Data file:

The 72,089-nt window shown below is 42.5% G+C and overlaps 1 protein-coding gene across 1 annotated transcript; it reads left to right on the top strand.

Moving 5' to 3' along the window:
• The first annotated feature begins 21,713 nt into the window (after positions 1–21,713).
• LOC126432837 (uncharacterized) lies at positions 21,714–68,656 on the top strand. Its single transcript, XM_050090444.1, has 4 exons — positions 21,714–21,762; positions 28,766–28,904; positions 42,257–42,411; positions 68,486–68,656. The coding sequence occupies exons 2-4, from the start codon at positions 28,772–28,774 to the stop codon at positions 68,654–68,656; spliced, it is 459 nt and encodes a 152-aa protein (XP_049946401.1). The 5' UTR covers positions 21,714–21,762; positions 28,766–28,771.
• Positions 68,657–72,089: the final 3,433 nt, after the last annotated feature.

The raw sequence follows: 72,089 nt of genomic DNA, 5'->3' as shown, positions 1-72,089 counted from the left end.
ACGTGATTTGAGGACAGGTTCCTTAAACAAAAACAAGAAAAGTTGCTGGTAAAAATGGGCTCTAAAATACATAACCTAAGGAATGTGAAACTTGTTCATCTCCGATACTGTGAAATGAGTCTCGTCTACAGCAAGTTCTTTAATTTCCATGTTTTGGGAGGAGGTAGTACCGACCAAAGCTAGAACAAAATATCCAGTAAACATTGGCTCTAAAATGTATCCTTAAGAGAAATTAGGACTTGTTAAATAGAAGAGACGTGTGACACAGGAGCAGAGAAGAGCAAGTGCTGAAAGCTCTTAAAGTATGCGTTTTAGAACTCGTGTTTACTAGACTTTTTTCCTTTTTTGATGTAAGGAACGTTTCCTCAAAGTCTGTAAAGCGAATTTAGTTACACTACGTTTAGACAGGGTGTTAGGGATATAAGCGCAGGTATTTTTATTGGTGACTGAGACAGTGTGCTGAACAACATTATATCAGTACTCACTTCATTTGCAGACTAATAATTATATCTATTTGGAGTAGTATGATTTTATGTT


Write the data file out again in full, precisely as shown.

The 72,089-nt window shown below is 42.5% G+C and overlaps 1 protein-coding gene across 1 annotated transcript; it reads left to right on the top strand.

Moving 5' to 3' along the window:
• The first annotated feature begins 21,713 nt into the window (after positions 1–21,713).
• LOC126432837 (uncharacterized) lies at positions 21,714–68,656 on the top strand. Its single transcript, XM_050090444.1, has 4 exons — positions 21,714–21,762; positions 28,766–28,904; positions 42,257–42,411; positions 68,486–68,656. The coding sequence occupies exons 2-4, from the start codon at positions 28,772–28,774 to the stop codon at positions 68,654–68,656; spliced, it is 459 nt and encodes a 152-aa protein (XP_049946401.1). The 5' UTR covers positions 21,714–21,762; positions 28,766–28,771.
• Positions 68,657–72,089: the final 3,433 nt, after the last annotated feature.

The raw sequence follows: 72,089 nt of genomic DNA, 5'->3' as shown, positions 1-72,089 counted from the left end.
ACGTGATTTGAGGACAGGTTCCTTAAACAAAAACAAGAAAAGTTGCTGGTAAAAATGGGCTCTAAAATACATAACCTAAGGAATGTGAAACTTGTTCATCTCCGATACTGTGAAATGAGTCTCGTCTACAGCAAGTTCTTTAATTTCCATGTTTTGGGAGGAGGTAGTACCGACCAAAGCTAGAACAAAATATCCAGTAAACATTGGCTCTAAAATGTATCCTTAAGAGAAATTAGGACTTGTTAAATAGAAGAGACGTGTGACACAGGAGCAGAGAAGAGCAAGTGCTGAAAGCTCTTAAAGTATGCGTTTTAGAACTCGTGTTTACTAGACTTTTTTCCTTTTTTGATGTAAGGAACGTTTCCTCAAAGTCTGTAAAGCGAATTTAGTTACACTACGTTTAGACAGGGTGTTAGGGATATAAGCGCAGGTATTTTTATTGGTGACTGAGACAGTGTGCTGAACAACATTATATCAGTACTCACTTCATTTGCAGACTAATAATTATATCTATTTGGAGTAGTATGATTTTATGTT